Critics Question ‘Unusually High’ Death Rate Among Inmates in Ventura County Jails
The Ventura County Board of Supervisors this month may sign a new $22.9 million, four-year contract with the California Forensic Medical Group, which has provided health and psychiatric care for inmates in the county jail system since 1987, but some critics have questioned the "unusually high rate of inmate deaths" under the care of the company, the Los Angeles Times reports. Law enforcement officials said that the company provides "low-cost and high-quality" care for inmates. They plan to ask county supervisors to renew the contract with California Forensic, which provides health care for jails in 21 California counties, rather than sign a competing $23.7 million contract with Nashville-based Prison Health Services Inc., the nation's largest health care provider for jails. County Chief Deputy Kenneth Kipp, who oversees county jail operations, said that California Forensic "provides an excellent level of service, far higher than required by state standards." Independent analysts also give California Forensic "good marks" for health care provided in state jails.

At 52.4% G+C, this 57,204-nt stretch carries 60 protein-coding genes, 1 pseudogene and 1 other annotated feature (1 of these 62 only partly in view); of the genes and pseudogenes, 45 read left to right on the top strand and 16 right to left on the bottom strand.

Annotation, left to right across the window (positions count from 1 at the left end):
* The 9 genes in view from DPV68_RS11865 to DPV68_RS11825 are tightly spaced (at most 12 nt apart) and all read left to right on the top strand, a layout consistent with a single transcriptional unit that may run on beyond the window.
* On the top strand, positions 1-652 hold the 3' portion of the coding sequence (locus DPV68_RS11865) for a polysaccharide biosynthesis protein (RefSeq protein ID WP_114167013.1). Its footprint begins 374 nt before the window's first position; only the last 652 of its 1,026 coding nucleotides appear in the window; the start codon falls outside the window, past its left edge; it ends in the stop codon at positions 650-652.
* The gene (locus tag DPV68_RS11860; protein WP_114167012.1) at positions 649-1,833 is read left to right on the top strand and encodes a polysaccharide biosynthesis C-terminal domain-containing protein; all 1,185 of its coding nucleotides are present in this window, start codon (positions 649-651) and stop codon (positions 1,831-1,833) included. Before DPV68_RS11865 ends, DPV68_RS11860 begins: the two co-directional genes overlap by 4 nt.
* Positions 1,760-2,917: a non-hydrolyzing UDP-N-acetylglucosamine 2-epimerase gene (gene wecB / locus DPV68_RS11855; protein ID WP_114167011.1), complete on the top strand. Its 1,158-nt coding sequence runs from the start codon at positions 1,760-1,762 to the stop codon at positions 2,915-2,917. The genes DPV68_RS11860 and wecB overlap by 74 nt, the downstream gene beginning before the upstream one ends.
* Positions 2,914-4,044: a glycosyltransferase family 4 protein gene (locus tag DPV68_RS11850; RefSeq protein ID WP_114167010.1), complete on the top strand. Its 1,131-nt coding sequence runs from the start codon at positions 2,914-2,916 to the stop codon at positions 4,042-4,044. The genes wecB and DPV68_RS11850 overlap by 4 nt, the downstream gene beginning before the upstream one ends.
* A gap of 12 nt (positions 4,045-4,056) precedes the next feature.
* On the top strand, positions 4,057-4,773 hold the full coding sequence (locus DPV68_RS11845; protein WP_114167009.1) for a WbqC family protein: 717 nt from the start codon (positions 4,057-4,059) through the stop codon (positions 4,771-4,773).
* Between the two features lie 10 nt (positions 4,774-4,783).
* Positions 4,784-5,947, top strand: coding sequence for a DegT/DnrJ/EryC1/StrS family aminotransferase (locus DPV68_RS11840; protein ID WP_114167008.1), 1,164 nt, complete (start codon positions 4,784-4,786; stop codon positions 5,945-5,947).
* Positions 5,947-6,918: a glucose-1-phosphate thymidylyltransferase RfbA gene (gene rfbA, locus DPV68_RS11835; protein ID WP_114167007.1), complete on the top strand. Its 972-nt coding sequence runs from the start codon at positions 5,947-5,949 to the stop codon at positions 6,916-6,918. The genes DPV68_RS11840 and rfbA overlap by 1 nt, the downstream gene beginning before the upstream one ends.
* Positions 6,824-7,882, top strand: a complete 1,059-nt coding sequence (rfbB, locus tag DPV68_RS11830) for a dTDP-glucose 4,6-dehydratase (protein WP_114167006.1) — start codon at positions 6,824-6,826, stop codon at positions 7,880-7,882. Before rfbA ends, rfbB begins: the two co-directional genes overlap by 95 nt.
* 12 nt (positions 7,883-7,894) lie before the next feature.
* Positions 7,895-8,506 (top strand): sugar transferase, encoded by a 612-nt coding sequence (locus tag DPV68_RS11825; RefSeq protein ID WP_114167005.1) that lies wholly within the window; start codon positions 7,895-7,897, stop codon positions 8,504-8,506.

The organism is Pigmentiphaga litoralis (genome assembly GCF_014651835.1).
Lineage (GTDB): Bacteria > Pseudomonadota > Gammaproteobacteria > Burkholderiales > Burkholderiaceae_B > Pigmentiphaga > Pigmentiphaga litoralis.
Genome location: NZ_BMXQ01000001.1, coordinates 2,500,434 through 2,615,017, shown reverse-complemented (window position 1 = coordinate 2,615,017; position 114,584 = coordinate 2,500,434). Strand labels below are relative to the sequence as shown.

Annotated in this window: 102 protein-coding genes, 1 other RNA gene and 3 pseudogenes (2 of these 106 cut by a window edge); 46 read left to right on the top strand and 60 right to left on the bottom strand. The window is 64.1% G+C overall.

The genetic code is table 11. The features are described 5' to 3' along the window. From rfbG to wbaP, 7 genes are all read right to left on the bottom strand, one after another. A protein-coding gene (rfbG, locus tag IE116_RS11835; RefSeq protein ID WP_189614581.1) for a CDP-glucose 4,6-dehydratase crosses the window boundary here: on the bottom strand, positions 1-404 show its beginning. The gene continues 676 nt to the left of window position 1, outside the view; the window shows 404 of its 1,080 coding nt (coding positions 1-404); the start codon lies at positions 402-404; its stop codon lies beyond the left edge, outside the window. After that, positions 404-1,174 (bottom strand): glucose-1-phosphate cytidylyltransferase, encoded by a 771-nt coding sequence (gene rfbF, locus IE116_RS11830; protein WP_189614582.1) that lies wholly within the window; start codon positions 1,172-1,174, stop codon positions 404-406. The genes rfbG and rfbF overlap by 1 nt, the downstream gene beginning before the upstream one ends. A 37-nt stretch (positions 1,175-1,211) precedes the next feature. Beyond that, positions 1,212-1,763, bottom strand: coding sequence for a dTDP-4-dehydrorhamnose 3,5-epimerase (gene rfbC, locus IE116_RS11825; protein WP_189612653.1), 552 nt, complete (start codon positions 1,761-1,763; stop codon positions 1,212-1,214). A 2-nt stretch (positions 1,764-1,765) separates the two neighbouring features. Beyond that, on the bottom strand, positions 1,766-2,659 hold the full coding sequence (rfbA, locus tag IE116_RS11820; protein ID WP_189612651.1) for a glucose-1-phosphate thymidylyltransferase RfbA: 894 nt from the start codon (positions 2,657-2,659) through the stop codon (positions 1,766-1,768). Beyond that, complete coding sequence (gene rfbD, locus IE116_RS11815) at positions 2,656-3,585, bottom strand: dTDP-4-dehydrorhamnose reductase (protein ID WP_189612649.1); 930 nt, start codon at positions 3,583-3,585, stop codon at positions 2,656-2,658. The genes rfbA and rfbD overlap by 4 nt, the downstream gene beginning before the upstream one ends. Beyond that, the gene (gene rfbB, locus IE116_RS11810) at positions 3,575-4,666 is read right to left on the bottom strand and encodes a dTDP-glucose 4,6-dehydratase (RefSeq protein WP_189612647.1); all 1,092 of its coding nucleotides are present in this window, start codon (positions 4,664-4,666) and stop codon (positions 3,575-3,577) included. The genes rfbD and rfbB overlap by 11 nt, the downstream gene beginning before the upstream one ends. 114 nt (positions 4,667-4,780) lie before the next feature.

However, some critics contend that the company "places profit above patient care" and that the county Sheriff's Department "overlooks the situation because it is not liable for malpractice lawsuits," which California Forensic cover. They also "call attention to inmate death statistics." According to state records, the death rate per 1,000 inmates in the county's jail system ranked fourth-highest among the state's 20 largest jail systems between 1987 and 2000. In addition, the Times reports that the number of deaths in the county's three jails has "doubled on average" since California Forensic began to provide health care for inmates in 1987, and the average age at death is younger than 40. The county coroner attributed many deaths to chronic conditions, such as alcoholism and drug addiction. However, two young inmates, Raul Madera and Noel Perez, died last year after "minor infections spread." Lawyers for the families of the inmates filed suit against California Forensic, alleging that the company did not have adequate staff and "tried to keep costs down by not sending the inmates to a hospital until too late." California Forensic co-owner Dan Hustedt says that the company is "responsive" to inmates' health needs. "Anything that is going to severely affect an inmate's health has to be taken care of. We try to make the program as high quality as we can at all times," he said (Kelley, Los Angeles Times, 12/27/01).This is part of the California Healthline Daily Edition, a summary of health policy coverage from major news organizations. Sign up for an email subscription.